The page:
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No Summer Crowds, First-Rate Program Continues Hamptons Fest Rep as Circuit Player

No Summer Crowds, First-Rate Program Continues Hamptons Fest Rep as Circuit Player

No Summer Crowds, First-Rate Program Continues Hamptons Fest Rep as Circuit Player

by Brian Brooks/indieWIRE

“I can’t believe the cool places you can attend for film festivals sometimes!” That was the immediate comment from an L.A.-based music industry friend after I told him of plans to travel to the near tip of Long Island to cover the 10th annual Hamptons International Film Festival. And, quite honestly, it’s hard to not want to make the two-hour trek from Manhattan to attend one of the Northeast’s great film events in a setting that has itself been subject to the media spotlight, most notably by Barbara Kopple‘s recent ABC Television documentary.

Festival executive director Denise Kasell and board chair Stuart Match Suna have enthusiastically carved a niche worthy of the event’s high profile locale. The festival’s American and international sections include sections on Spotlight Films, World Cinema, Views from Long Island, and Shorts as well as conferences, panels and event’s signature Conflict & Resolution program. The section spotlights issue-oriented documentaries and features from around the world, which both informed and provoked attendees on a host of issues of social and political importance. But that’s not to suggest that the only hard-hitting work screen in C & R. The fest opened with the East Coast Premiere of Philip Noyce‘s “Rabbit-Proof Fence,” which explores the Australian government’s systematic kidnapping of Aboriginal children.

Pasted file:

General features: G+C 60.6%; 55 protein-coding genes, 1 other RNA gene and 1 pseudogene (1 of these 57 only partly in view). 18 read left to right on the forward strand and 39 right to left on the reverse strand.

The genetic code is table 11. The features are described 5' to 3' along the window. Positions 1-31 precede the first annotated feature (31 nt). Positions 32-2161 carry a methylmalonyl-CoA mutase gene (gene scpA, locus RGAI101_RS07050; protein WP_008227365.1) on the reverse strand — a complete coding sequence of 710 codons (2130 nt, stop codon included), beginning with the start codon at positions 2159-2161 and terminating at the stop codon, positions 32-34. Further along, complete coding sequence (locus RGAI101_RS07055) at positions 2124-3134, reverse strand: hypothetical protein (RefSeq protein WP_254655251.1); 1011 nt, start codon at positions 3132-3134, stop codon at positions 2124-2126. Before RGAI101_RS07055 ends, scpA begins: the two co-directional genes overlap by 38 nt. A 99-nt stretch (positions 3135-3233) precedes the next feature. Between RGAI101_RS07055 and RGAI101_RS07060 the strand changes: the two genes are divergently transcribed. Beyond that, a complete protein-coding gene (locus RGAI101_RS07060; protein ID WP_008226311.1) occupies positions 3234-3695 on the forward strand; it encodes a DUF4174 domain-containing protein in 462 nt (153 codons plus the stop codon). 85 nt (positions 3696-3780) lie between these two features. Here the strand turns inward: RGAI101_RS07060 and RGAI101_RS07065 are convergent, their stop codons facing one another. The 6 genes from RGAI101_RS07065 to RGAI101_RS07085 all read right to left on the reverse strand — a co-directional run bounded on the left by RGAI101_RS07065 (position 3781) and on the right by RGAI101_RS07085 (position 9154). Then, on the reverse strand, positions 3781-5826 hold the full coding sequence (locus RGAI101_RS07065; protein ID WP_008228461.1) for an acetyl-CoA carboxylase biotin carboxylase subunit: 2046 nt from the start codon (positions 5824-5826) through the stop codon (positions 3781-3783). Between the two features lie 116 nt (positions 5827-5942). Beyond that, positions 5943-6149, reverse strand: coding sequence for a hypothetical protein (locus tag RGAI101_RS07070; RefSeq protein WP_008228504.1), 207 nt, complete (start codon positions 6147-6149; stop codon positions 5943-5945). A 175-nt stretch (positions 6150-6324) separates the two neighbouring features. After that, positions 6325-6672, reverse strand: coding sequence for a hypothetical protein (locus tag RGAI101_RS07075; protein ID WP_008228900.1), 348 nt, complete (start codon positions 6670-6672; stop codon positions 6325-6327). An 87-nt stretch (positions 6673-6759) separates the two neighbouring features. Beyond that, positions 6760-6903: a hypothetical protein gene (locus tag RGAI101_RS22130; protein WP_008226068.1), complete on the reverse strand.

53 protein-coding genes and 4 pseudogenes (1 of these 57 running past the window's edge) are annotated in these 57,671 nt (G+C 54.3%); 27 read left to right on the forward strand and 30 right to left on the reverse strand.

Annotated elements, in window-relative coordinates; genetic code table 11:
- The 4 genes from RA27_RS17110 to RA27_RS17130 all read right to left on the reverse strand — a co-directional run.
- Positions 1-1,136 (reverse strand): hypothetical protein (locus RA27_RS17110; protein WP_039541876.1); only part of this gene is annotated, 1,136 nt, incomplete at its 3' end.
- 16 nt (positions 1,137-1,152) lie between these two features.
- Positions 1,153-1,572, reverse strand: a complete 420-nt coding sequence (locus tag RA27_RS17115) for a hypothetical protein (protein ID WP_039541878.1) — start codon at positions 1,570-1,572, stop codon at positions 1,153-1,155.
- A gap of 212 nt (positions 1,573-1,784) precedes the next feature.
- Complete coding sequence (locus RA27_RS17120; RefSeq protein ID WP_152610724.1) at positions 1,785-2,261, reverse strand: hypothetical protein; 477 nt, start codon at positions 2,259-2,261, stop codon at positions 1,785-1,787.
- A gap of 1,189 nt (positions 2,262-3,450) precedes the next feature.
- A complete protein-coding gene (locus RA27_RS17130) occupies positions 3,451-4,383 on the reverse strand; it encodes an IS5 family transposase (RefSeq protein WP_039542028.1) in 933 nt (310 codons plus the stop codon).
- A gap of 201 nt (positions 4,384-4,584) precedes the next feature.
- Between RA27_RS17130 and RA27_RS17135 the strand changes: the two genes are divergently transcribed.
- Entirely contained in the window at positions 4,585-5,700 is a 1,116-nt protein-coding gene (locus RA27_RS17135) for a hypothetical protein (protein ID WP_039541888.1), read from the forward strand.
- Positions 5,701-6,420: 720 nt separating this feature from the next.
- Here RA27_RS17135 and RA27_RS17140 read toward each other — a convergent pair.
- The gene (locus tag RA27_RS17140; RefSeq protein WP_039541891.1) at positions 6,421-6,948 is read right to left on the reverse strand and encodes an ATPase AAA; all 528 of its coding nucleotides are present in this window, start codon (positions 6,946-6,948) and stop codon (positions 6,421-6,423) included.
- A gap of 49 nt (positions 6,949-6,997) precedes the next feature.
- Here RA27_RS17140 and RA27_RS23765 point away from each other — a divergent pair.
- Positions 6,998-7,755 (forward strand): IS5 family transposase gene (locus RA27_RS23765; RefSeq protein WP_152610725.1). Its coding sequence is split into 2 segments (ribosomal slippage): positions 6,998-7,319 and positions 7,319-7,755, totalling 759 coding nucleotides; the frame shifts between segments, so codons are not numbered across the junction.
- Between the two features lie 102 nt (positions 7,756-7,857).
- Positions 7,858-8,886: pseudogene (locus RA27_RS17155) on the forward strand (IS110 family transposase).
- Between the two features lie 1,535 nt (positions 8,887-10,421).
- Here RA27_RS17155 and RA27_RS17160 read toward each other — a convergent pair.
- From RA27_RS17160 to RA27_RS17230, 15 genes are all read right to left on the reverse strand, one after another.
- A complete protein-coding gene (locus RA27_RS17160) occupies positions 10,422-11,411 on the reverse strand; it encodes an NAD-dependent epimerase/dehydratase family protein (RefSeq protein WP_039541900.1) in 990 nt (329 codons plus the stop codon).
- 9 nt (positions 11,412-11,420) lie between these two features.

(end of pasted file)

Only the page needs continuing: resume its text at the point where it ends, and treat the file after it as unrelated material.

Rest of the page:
Appropriate to its position in one of America’s wealthiest communities, the Hamptons offers the richest prizes of all American film festivals, including the $180,000 Golden Starfish Fiction Films in Competition (goods and services) prize, which five films vied for this year. Other juicy awards are presented to docs, cinematography, shorts, and C&R films, among others — enough to make many an indie filmmaker salivate. This year, Vanessa Parise‘s story of sibling conflict between four sisters, “Kiss the Bride,” took the Hamptons’ top award.

“I had fun. It’s off-season out on the Hamptons, so the energy seems all focused on the festival, which is cool,” commented New York-based filmmaker Stephen Kijak. Kijak co-directed “Cinemania” with Angela Christlieb, which made its East Coast premiere at the fest. The film, which won the festival’s Golden Starfish Documentary prize, turns the camera onto a group of diehard New York film fanatics who spend their lives seeing and planning to see films. The hilarious heart-felt doc provided a great topic for discussion following the screening by both audience members as well as Alex Mamlet and Amir Bar-Lev, whose short “Kid Protocol” preceded the main screening. “I think I’ve had some of the best discussions with other filmmakers at the Hamptons,” said Kijak. “Great Q&As too. The audience out there loves this festival and they are smart about film.”

The festival’s proximity to New York City and its film community are also a boon to the Hamptons in terms of exposure and industry presence. Sony Pictures Classics co-president Michael Barker took part in one of the informal daily town hall forums hosted by indieWIRE editor-in-chief Eugene Hernandez, while actor Alec Baldwin interviewed New York Times critic Elvis Mitchell as part of the festival’s “A Conversation With” program. “I know that we had good press and industry coverage, and that’s unique for other fests of our size on the East Coast,” commented Hamptons’ director of programming Rajendra Roy. “Beyond that I do think we offer something unique, an intimate cinematic experience in a tony beach resort community that is also an important New York City event.” Roy assembled a broad program of work that include a number of films by female directors, including German filmmaker Caroline Link whose closing night film, “Nowhere in Africa,” took the Audience Award for Best Feature. “I was looking to diversify the program in terms of representation, without tokenizing it,” said Roy. “We [succeeded with] 50 percent women directors in competition. I was also looking for more premieres, of course, and we had an all-premiere competition.”